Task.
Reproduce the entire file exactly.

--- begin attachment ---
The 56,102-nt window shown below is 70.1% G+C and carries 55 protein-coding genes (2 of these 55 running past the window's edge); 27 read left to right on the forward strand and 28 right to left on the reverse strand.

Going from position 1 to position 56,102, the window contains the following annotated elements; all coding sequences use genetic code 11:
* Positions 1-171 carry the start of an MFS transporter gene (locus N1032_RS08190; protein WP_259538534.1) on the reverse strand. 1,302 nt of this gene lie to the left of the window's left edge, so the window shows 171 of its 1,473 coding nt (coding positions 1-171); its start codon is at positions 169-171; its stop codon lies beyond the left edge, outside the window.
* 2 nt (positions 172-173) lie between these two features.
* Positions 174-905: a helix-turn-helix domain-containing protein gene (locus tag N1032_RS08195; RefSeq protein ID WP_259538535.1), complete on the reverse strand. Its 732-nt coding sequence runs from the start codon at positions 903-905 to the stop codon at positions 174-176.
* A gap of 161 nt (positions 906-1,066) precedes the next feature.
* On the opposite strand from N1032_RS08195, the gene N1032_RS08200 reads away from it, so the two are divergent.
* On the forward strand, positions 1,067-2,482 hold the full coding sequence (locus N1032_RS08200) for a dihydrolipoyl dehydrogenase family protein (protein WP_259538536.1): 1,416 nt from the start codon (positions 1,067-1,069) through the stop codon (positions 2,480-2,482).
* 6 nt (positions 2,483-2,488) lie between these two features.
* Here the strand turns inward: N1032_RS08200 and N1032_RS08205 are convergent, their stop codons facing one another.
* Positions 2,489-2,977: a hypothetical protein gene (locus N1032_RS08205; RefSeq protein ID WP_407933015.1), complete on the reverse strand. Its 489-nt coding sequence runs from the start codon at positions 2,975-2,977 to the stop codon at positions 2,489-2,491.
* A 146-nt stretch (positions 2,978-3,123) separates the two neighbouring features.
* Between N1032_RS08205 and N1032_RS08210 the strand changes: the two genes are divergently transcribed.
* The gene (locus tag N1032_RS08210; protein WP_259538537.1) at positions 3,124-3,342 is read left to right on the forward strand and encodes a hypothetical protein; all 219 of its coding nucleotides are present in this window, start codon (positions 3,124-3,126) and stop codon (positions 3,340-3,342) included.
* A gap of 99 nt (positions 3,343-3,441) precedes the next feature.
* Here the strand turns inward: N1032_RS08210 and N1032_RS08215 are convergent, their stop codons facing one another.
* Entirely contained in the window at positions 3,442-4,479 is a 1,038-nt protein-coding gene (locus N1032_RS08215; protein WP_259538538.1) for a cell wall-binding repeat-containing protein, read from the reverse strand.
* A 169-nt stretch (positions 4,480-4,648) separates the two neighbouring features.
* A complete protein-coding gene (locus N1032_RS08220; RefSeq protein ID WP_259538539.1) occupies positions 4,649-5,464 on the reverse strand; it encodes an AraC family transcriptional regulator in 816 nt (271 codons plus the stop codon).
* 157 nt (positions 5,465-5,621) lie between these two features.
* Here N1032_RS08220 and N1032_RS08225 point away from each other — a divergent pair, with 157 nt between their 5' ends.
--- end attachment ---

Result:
The 56,102-nt window shown below is 70.1% G+C and carries 55 protein-coding genes (2 of these 55 running past the window's edge); 27 read left to right on the forward strand and 28 right to left on the reverse strand.

Going from position 1 to position 56,102, the window contains the following annotated elements; all coding sequences use genetic code 11:
* Positions 1-171 carry the start of an MFS transporter gene (locus N1032_RS08190; protein WP_259538534.1) on the reverse strand. 1,302 nt of this gene lie to the left of the window's left edge, so the window shows 171 of its 1,473 coding nt (coding positions 1-171); its start codon is at positions 169-171; its stop codon lies beyond the left edge, outside the window.
* 2 nt (positions 172-173) lie between these two features.
* Positions 174-905: a helix-turn-helix domain-containing protein gene (locus tag N1032_RS08195; RefSeq protein ID WP_259538535.1), complete on the reverse strand. Its 732-nt coding sequence runs from the start codon at positions 903-905 to the stop codon at positions 174-176.
* A gap of 161 nt (positions 906-1,066) precedes the next feature.
* On the opposite strand from N1032_RS08195, the gene N1032_RS08200 reads away from it, so the two are divergent.
* On the forward strand, positions 1,067-2,482 hold the full coding sequence (locus N1032_RS08200) for a dihydrolipoyl dehydrogenase family protein (protein WP_259538536.1): 1,416 nt from the start codon (positions 1,067-1,069) through the stop codon (positions 2,480-2,482).
* 6 nt (positions 2,483-2,488) lie between these two features.
* Here the strand turns inward: N1032_RS08200 and N1032_RS08205 are convergent, their stop codons facing one another.
* Positions 2,489-2,977: a hypothetical protein gene (locus N1032_RS08205; RefSeq protein ID WP_407933015.1), complete on the reverse strand. Its 489-nt coding sequence runs from the start codon at positions 2,975-2,977 to the stop codon at positions 2,489-2,491.
* A 146-nt stretch (positions 2,978-3,123) separates the two neighbouring features.
* Between N1032_RS08205 and N1032_RS08210 the strand changes: the two genes are divergently transcribed.
* The gene (locus tag N1032_RS08210; protein WP_259538537.1) at positions 3,124-3,342 is read left to right on the forward strand and encodes a hypothetical protein; all 219 of its coding nucleotides are present in this window, start codon (positions 3,124-3,126) and stop codon (positions 3,340-3,342) included.
* A gap of 99 nt (positions 3,343-3,441) precedes the next feature.
* Here the strand turns inward: N1032_RS08210 and N1032_RS08215 are convergent, their stop codons facing one another.
* Entirely contained in the window at positions 3,442-4,479 is a 1,038-nt protein-coding gene (locus N1032_RS08215; protein WP_259538538.1) for a cell wall-binding repeat-containing protein, read from the reverse strand.
* A 169-nt stretch (positions 4,480-4,648) separates the two neighbouring features.
* A complete protein-coding gene (locus N1032_RS08220; RefSeq protein ID WP_259538539.1) occupies positions 4,649-5,464 on the reverse strand; it encodes an AraC family transcriptional regulator in 816 nt (271 codons plus the stop codon).
* 157 nt (positions 5,465-5,621) lie between these two features.
* Here N1032_RS08220 and N1032_RS08225 point away from each other — a divergent pair, with 157 nt between their 5' ends.